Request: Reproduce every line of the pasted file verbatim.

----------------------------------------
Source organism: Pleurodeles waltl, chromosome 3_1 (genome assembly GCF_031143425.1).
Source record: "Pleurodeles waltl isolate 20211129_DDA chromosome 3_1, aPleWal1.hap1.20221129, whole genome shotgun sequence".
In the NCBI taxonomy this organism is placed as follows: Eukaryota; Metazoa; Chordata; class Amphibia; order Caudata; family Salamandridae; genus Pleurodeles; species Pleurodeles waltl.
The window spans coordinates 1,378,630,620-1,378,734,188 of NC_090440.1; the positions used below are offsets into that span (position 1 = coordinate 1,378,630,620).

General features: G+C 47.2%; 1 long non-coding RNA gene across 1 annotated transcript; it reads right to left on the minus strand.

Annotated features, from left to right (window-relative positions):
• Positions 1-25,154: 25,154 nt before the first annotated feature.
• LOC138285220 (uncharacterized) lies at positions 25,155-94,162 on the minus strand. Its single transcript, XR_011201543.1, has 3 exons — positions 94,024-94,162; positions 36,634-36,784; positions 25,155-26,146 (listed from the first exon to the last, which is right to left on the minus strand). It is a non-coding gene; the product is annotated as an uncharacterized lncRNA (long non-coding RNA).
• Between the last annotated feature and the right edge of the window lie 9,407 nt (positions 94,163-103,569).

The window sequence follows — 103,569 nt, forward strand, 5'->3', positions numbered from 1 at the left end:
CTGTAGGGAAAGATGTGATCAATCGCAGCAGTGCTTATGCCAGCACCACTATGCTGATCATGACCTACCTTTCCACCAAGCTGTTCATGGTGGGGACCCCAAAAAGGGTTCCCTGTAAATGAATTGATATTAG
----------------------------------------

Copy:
Source organism: Pleurodeles waltl, chromosome 3_1 (genome assembly GCF_031143425.1).
Source record: "Pleurodeles waltl isolate 20211129_DDA chromosome 3_1, aPleWal1.hap1.20221129, whole genome shotgun sequence".
In the NCBI taxonomy this organism is placed as follows: Eukaryota; Metazoa; Chordata; class Amphibia; order Caudata; family Salamandridae; genus Pleurodeles; species Pleurodeles waltl.
The window spans coordinates 1,378,630,620-1,378,734,188 of NC_090440.1; the positions used below are offsets into that span (position 1 = coordinate 1,378,630,620).

General features: G+C 47.2%; 1 long non-coding RNA gene across 1 annotated transcript; it reads right to left on the minus strand.

Annotated features, from left to right (window-relative positions):
• Positions 1-25,154: 25,154 nt before the first annotated feature.
• LOC138285220 (uncharacterized) lies at positions 25,155-94,162 on the minus strand. Its single transcript, XR_011201543.1, has 3 exons — positions 94,024-94,162; positions 36,634-36,784; positions 25,155-26,146 (listed from the first exon to the last, which is right to left on the minus strand). It is a non-coding gene; the product is annotated as an uncharacterized lncRNA (long non-coding RNA).
• Between the last annotated feature and the right edge of the window lie 9,407 nt (positions 94,163-103,569).

The window sequence follows — 103,569 nt, forward strand, 5'->3', positions numbered from 1 at the left end:
CTGTAGGGAAAGATGTGATCAATCGCAGCAGTGCTTATGCCAGCACCACTATGCTGATCATGACCTACCTTTCCACCAAGCTGTTCATGGTGGGGACCCCAAAAAGGGTTCCCTGTAAATGAATTGATATTAG